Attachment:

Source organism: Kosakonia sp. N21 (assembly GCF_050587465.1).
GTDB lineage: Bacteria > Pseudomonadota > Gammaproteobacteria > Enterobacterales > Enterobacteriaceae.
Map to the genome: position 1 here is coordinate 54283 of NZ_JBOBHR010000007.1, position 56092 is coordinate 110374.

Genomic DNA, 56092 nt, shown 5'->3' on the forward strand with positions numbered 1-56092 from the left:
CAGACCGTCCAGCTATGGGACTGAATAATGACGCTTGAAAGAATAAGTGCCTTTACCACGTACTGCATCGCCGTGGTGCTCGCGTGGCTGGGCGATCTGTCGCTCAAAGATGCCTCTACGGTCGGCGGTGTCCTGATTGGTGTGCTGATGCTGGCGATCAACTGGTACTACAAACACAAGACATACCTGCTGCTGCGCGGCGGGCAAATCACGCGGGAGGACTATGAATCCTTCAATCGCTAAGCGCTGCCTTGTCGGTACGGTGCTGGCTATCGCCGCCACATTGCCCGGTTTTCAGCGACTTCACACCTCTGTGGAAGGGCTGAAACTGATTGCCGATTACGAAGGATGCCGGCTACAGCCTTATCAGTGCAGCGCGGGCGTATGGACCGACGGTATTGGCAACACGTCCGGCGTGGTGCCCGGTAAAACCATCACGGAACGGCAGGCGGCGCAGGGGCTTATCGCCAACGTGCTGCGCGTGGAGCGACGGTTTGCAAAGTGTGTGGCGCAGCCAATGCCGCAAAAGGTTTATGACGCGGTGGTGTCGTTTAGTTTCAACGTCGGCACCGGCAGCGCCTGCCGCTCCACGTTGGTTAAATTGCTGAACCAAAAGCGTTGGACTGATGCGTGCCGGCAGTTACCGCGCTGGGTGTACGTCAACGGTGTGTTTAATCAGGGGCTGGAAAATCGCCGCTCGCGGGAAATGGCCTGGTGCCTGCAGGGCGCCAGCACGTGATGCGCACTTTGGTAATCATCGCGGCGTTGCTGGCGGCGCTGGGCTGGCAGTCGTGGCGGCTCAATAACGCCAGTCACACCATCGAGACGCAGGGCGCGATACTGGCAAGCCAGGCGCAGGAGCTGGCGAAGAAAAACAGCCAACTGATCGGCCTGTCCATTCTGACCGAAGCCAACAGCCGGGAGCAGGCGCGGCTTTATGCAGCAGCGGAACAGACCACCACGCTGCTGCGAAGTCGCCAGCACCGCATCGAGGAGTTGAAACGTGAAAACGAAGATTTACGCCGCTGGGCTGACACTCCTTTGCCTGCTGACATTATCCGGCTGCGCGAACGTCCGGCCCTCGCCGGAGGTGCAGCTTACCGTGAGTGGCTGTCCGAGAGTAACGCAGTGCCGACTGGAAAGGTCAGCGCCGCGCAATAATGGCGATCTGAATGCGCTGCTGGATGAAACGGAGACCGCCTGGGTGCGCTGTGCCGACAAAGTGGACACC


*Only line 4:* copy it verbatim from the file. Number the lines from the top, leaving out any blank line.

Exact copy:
Genomic DNA, 56092 nt, shown 5'->3' on the forward strand with positions numbered 1-56092 from the left: